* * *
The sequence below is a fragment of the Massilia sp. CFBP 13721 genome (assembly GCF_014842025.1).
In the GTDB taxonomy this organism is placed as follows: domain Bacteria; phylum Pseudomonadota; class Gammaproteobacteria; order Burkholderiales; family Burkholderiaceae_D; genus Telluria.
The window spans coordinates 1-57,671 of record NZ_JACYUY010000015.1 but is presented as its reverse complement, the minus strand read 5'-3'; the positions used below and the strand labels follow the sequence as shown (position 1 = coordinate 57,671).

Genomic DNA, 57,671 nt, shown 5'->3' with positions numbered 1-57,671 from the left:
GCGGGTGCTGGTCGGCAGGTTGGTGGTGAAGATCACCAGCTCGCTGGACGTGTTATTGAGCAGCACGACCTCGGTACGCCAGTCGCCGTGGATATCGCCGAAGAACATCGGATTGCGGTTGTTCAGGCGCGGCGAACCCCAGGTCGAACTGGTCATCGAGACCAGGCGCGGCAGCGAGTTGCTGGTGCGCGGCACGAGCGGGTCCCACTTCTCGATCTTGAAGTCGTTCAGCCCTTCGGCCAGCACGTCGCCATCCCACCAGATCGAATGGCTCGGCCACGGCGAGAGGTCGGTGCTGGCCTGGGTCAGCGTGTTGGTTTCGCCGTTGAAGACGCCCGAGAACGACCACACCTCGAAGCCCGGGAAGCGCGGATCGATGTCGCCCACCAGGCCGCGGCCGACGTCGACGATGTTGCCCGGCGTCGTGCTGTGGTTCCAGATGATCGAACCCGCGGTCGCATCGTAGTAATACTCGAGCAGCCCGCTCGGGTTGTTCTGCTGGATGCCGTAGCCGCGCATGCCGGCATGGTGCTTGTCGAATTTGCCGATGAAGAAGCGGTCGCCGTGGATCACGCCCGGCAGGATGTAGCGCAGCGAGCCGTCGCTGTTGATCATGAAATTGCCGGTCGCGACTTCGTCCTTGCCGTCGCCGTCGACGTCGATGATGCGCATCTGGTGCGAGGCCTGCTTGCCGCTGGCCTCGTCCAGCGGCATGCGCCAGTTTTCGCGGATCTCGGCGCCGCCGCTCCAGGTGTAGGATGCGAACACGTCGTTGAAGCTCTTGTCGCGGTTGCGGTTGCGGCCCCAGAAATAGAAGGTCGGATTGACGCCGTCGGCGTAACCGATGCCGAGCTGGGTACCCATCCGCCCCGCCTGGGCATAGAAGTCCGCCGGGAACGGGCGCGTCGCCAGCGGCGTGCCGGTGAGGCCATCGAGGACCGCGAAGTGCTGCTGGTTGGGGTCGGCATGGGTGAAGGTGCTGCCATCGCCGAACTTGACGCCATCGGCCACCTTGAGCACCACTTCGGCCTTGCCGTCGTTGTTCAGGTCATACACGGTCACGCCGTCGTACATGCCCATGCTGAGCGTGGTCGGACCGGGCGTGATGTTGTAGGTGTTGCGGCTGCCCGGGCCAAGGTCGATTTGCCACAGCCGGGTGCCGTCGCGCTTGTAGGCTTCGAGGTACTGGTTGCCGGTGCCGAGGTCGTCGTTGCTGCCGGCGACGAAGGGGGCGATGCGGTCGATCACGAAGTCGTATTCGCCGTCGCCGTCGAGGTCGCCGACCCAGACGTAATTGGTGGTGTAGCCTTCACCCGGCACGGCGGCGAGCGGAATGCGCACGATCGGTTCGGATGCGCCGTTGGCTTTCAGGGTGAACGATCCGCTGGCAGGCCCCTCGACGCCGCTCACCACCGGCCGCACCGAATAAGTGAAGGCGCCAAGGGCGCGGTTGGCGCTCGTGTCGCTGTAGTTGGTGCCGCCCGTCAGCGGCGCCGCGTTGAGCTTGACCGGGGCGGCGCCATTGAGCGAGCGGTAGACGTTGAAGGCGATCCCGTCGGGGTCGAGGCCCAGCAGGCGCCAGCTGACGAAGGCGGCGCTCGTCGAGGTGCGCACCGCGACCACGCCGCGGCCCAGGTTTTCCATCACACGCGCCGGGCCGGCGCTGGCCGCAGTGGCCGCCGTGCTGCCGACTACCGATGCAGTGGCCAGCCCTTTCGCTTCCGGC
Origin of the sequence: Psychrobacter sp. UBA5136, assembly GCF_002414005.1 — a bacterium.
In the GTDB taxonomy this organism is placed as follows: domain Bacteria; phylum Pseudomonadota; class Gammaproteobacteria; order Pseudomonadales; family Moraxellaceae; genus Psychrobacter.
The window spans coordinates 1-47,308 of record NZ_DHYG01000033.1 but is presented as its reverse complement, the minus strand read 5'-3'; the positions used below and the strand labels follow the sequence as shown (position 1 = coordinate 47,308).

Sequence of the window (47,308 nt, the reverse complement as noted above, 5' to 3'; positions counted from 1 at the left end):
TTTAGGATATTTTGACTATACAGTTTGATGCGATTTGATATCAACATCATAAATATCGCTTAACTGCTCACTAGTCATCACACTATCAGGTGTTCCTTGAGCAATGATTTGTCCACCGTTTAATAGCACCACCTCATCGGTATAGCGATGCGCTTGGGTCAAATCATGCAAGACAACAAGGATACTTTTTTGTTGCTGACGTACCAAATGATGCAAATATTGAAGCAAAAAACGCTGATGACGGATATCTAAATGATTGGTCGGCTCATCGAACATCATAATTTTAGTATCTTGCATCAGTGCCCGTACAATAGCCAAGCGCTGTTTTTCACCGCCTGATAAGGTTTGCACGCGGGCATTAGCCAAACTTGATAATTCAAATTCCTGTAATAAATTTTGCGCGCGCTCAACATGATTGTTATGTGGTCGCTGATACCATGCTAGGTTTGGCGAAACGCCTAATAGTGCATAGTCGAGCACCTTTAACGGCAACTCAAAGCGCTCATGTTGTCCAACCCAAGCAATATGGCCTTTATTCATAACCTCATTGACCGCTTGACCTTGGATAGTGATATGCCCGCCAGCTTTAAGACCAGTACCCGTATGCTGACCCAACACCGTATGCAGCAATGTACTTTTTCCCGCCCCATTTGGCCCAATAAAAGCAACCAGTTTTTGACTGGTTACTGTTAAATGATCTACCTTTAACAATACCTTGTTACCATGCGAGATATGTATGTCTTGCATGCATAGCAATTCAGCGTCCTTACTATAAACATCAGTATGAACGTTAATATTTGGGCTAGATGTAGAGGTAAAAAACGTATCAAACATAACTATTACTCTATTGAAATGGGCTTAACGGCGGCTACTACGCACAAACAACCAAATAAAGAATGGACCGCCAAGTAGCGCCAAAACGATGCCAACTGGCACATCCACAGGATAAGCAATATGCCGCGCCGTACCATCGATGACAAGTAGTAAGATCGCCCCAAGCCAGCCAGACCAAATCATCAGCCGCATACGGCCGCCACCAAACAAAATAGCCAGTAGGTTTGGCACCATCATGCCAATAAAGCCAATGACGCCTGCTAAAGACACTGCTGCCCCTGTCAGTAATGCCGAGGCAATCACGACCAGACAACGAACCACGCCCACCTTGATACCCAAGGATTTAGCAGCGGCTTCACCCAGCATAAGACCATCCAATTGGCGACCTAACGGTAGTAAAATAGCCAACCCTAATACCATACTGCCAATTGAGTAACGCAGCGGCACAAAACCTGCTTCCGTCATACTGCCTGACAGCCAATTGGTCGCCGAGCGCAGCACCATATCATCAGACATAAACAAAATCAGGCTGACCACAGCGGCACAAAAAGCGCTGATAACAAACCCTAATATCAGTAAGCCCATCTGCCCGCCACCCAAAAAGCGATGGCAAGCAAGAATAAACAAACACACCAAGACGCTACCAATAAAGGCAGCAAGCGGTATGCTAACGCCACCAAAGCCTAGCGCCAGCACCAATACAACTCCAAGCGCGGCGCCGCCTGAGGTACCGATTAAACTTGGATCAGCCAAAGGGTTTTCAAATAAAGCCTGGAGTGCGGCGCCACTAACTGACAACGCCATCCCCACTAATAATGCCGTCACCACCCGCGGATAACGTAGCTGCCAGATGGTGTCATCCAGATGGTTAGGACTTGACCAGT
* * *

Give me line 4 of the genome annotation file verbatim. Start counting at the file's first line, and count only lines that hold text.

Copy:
Genomic DNA, 57,671 nt, shown 5'->3' with positions numbered 1-57,671 from the left: